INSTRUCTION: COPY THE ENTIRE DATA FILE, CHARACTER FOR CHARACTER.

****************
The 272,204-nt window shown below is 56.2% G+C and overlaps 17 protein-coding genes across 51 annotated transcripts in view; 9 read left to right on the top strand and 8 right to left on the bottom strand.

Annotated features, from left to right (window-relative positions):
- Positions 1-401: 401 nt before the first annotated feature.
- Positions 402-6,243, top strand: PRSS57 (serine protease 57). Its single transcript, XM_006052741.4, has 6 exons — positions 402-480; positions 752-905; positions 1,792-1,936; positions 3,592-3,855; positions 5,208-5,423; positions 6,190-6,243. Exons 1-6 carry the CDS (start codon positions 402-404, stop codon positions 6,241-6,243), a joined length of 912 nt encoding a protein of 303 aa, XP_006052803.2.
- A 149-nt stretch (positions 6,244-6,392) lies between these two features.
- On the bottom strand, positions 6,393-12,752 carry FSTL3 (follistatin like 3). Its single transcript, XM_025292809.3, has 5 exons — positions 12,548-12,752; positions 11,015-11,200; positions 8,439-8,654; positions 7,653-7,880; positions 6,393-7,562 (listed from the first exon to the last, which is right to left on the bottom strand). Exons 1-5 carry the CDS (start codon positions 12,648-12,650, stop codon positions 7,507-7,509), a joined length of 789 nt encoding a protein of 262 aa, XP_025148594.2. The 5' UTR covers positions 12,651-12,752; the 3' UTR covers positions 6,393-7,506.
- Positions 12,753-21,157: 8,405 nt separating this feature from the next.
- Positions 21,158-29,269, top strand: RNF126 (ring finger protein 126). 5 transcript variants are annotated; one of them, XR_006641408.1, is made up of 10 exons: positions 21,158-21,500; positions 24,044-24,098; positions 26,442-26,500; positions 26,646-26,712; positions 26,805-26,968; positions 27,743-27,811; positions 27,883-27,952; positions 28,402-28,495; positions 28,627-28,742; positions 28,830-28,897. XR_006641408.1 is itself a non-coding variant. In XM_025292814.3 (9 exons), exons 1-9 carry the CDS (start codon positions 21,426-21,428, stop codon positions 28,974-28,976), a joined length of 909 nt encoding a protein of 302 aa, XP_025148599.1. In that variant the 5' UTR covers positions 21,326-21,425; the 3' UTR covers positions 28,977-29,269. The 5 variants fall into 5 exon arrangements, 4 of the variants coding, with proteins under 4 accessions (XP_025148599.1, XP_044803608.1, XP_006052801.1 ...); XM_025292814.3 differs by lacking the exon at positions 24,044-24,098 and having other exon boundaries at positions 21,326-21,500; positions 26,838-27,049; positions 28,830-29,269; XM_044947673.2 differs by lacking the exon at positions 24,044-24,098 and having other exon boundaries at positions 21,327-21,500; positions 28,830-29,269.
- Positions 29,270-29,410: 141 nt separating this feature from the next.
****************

The 272,204-nt window shown below is 56.2% G+C and overlaps 17 protein-coding genes across 51 annotated transcripts in view; 9 read left to right on the top strand and 8 right to left on the bottom strand.

Annotated features, from left to right (window-relative positions):
- Positions 1-401: 401 nt before the first annotated feature.
- Positions 402-6,243, top strand: PRSS57 (serine protease 57). Its single transcript, XM_006052741.4, has 6 exons — positions 402-480; positions 752-905; positions 1,792-1,936; positions 3,592-3,855; positions 5,208-5,423; positions 6,190-6,243. Exons 1-6 carry the CDS (start codon positions 402-404, stop codon positions 6,241-6,243), a joined length of 912 nt encoding a protein of 303 aa, XP_006052803.2.
- A 149-nt stretch (positions 6,244-6,392) lies between these two features.
- On the bottom strand, positions 6,393-12,752 carry FSTL3 (follistatin like 3). Its single transcript, XM_025292809.3, has 5 exons — positions 12,548-12,752; positions 11,015-11,200; positions 8,439-8,654; positions 7,653-7,880; positions 6,393-7,562 (listed from the first exon to the last, which is right to left on the bottom strand). Exons 1-5 carry the CDS (start codon positions 12,648-12,650, stop codon positions 7,507-7,509), a joined length of 789 nt encoding a protein of 262 aa, XP_025148594.2. The 5' UTR covers positions 12,651-12,752; the 3' UTR covers positions 6,393-7,506.
- Positions 12,753-21,157: 8,405 nt separating this feature from the next.
- Positions 21,158-29,269, top strand: RNF126 (ring finger protein 126). 5 transcript variants are annotated; one of them, XR_006641408.1, is made up of 10 exons: positions 21,158-21,500; positions 24,044-24,098; positions 26,442-26,500; positions 26,646-26,712; positions 26,805-26,968; positions 27,743-27,811; positions 27,883-27,952; positions 28,402-28,495; positions 28,627-28,742; positions 28,830-28,897. XR_006641408.1 is itself a non-coding variant. In XM_025292814.3 (9 exons), exons 1-9 carry the CDS (start codon positions 21,426-21,428, stop codon positions 28,974-28,976), a joined length of 909 nt encoding a protein of 302 aa, XP_025148599.1. In that variant the 5' UTR covers positions 21,326-21,425; the 3' UTR covers positions 28,977-29,269. The 5 variants fall into 5 exon arrangements, 4 of the variants coding, with proteins under 4 accessions (XP_025148599.1, XP_044803608.1, XP_006052801.1 ...); XM_025292814.3 differs by lacking the exon at positions 24,044-24,098 and having other exon boundaries at positions 21,326-21,500; positions 26,838-27,049; positions 28,830-29,269; XM_044947673.2 differs by lacking the exon at positions 24,044-24,098 and having other exon boundaries at positions 21,327-21,500; positions 28,830-29,269.
- Positions 29,270-29,410: 141 nt separating this feature from the next.